There were monkeys, water buffalo, deer. How very scary it would be to live on that island as an animal. Komodo Dragons, who eat each other at times, often hunt in a pack, attacking and dragging down animals. Sometimes they are able to subdue the animal and eat it on the spot; sometimes their poisonous saliva kills it over a number of days. We saw probably ten Komodo Dragons that day. As it was the hot part of the day, most of them were relaxing in the shade.

It was fantastic but I felt a little uneasy all day, knowing that something that big and fearless was so close by. The Komodo Dragons are scared of humans, humans are their biggest threat. Over the years, Komodos have killed a few humans, mostly ones that have been surprised in the bush. At the end of our walk, we got some cool shirts in the ranger station and strolled back to our boat, again without the ranger. We saw one more somewhat aggressive Komodo Dragon near our boat, I think it was very hungry and hunting a monkey. I tried to take a video of it, it moved in my direction, I freaked out and tan with my camera. We hopped in the boat, great day!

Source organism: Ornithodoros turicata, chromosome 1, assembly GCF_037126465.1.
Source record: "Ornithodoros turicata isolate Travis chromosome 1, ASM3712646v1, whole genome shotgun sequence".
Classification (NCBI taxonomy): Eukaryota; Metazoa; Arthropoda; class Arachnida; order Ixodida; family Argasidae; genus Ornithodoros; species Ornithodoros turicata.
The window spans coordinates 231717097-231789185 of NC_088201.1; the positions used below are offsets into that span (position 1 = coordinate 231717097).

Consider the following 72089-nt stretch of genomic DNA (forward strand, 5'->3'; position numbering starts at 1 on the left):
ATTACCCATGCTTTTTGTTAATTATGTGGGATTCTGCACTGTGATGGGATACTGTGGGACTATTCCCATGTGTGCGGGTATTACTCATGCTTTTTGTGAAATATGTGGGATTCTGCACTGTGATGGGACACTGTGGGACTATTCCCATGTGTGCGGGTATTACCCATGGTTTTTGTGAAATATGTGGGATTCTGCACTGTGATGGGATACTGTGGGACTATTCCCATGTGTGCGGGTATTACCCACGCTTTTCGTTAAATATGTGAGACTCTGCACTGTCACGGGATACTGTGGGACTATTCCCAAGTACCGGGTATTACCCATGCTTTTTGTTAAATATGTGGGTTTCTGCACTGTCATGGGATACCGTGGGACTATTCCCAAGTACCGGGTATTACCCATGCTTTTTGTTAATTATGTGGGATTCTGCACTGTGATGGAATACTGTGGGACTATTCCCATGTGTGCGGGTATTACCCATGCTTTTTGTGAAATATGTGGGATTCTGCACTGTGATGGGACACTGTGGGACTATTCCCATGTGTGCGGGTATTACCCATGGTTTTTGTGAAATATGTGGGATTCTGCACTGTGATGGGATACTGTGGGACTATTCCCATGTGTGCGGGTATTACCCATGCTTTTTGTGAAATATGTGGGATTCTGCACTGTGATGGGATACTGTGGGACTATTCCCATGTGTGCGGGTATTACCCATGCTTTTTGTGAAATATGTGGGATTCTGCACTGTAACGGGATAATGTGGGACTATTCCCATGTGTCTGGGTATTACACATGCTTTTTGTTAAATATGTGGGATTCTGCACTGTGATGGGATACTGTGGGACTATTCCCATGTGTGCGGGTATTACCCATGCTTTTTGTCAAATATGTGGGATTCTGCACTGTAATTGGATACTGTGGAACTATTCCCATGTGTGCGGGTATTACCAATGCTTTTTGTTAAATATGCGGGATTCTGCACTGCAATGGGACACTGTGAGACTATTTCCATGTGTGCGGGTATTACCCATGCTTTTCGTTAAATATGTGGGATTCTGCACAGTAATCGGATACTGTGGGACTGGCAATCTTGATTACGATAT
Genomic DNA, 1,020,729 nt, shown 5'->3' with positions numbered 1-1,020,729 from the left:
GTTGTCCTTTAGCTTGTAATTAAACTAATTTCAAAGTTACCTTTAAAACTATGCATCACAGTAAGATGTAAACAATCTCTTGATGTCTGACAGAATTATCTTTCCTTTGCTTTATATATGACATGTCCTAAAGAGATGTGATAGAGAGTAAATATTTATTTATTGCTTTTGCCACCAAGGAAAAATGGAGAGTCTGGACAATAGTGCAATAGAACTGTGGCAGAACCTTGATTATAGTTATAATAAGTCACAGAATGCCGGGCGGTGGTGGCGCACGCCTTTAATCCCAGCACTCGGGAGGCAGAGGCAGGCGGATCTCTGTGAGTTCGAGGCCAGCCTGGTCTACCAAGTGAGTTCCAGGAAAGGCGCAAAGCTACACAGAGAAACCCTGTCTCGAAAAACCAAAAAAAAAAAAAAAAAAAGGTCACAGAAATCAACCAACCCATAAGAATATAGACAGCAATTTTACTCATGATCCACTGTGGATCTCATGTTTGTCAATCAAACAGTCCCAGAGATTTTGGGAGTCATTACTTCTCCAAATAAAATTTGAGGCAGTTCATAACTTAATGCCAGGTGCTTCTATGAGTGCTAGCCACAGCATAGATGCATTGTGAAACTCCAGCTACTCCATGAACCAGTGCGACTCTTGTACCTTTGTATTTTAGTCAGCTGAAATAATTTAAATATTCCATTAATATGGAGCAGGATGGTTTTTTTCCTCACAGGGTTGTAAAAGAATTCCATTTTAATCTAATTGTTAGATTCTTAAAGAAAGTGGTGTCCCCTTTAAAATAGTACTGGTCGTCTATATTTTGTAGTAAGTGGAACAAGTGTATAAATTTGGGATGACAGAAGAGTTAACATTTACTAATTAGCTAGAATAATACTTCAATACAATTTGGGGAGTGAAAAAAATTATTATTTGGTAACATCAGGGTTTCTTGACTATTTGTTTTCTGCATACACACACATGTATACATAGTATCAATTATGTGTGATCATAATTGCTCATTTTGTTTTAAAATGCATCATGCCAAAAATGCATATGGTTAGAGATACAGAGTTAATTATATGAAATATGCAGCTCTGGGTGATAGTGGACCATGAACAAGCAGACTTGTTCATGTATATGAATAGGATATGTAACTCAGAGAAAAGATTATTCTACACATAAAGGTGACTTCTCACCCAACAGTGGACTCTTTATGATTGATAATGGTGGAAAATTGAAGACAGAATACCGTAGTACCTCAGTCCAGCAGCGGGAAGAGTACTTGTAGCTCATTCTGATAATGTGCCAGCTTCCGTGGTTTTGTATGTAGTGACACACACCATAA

We came back in port, headed out for a celebratory last night together, grabbed a yummy meal end enjoyed music into the late hours again. We talked about all the good fun we had had. What a special chance to travel together. We headed for our rooms, I needed to pack up and catch up on my journaling. Morning came and Mom and Dad headed to the airport with me, waved goodbye and sent me on my way to Bali. My month was nearly over, they were just getting started. I salute you, oh parents who taught me to travel many years ago. It was a great trip!